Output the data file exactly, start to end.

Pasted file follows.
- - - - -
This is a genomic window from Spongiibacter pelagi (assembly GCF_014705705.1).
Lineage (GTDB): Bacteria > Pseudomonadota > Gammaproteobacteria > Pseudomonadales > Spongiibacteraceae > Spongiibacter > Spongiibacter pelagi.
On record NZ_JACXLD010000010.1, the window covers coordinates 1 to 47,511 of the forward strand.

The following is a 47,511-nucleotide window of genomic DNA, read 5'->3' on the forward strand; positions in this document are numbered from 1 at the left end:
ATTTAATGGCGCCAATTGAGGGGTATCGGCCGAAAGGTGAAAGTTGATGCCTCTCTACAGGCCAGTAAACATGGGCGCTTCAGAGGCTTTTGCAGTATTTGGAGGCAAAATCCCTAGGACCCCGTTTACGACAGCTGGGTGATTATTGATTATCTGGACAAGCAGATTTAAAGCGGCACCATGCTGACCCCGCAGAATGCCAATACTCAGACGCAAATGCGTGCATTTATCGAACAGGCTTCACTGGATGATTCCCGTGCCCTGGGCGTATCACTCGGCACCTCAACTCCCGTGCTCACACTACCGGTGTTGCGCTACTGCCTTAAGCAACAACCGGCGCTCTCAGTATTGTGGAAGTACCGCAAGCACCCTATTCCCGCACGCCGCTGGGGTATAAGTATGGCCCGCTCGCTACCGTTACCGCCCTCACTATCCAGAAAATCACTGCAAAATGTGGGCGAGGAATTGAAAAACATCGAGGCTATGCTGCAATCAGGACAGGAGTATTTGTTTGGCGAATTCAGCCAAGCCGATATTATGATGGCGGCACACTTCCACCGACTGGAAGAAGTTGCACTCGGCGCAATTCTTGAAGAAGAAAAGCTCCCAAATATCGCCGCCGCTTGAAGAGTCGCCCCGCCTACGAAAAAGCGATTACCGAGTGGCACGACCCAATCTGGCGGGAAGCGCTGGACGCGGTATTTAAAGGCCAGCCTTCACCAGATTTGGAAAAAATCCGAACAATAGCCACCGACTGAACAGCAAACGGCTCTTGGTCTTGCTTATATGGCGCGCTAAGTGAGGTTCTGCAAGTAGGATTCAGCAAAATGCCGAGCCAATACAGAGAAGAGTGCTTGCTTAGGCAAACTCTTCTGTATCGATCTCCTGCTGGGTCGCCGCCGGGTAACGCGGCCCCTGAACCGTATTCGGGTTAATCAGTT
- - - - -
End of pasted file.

This is a genomic window from Spongiibacter pelagi (assembly GCF_014705705.1).
Lineage (GTDB): Bacteria > Pseudomonadota > Gammaproteobacteria > Pseudomonadales > Spongiibacteraceae > Spongiibacter > Spongiibacter pelagi.
On record NZ_JACXLD010000010.1, the window covers coordinates 1 to 47,511 of the forward strand.

The following is a 47,511-nucleotide window of genomic DNA, read 5'->3' on the forward strand; positions in this document are numbered from 1 at the left end:
ATTTAATGGCGCCAATTGAGGGGTATCGGCCGAAAGGTGAAAGTTGATGCCTCTCTACAGGCCAGTAAACATGGGCGCTTCAGAGGCTTTTGCAGTATTTGGAGGCAAAATCCCTAGGACCCCGTTTACGACAGCTGGGTGATTATTGATTATCTGGACAAGCAGATTTAAAGCGGCACCATGCTGACCCCGCAGAATGCCAATACTCAGACGCAAATGCGTGCATTTATCGAACAGGCTTCACTGGATGATTCCCGTGCCCTGGGCGTATCACTCGGCACCTCAACTCCCGTGCTCACACTACCGGTGTTGCGCTACTGCCTTAAGCAACAACCGGCGCTCTCAGTATTGTGGAAGTACCGCAAGCACCCTATTCCCGCACGCCGCTGGGGTATAAGTATGGCCCGCTCGCTACCGTTACCGCCCTCACTATCCAGAAAATCACTGCAAAATGTGGGCGAGGAATTGAAAAACATCGAGGCTATGCTGCAATCAGGACAGGAGTATTTGTTTGGCGAATTCAGCCAAGCCGATATTATGATGGCGGCACACTTCCACCGACTGGAAGAAGTTGCACTCGGCGCAATTCTTGAAGAAGAAAAGCTCCCAAATATCGCCGCCGCTTGAAGAGTCGCCCCGCCTACGAAAAAGCGATTACCGAGTGGCACGACCCAATCTGGCGGGAAGCGCTGGACGCGGTATTTAAAGGCCAGCCTTCACCAGATTTGGAAAAAATCCGAACAATAGCCACCGACTGAACAGCAAACGGCTCTTGGTCTTGCTTATATGGCGCGCTAAGTGAGGTTCTGCAAGTAGGATTCAGCAAAATGCCGAGCCAATACAGAGAAGAGTGCTTGCTTAGGCAAACTCTTCTGTATCGATCTCCTGCTGGGTCGCCGCCGGGTAACGCGGCCCCTGAACCGTATTCGGGTTAATCAGTT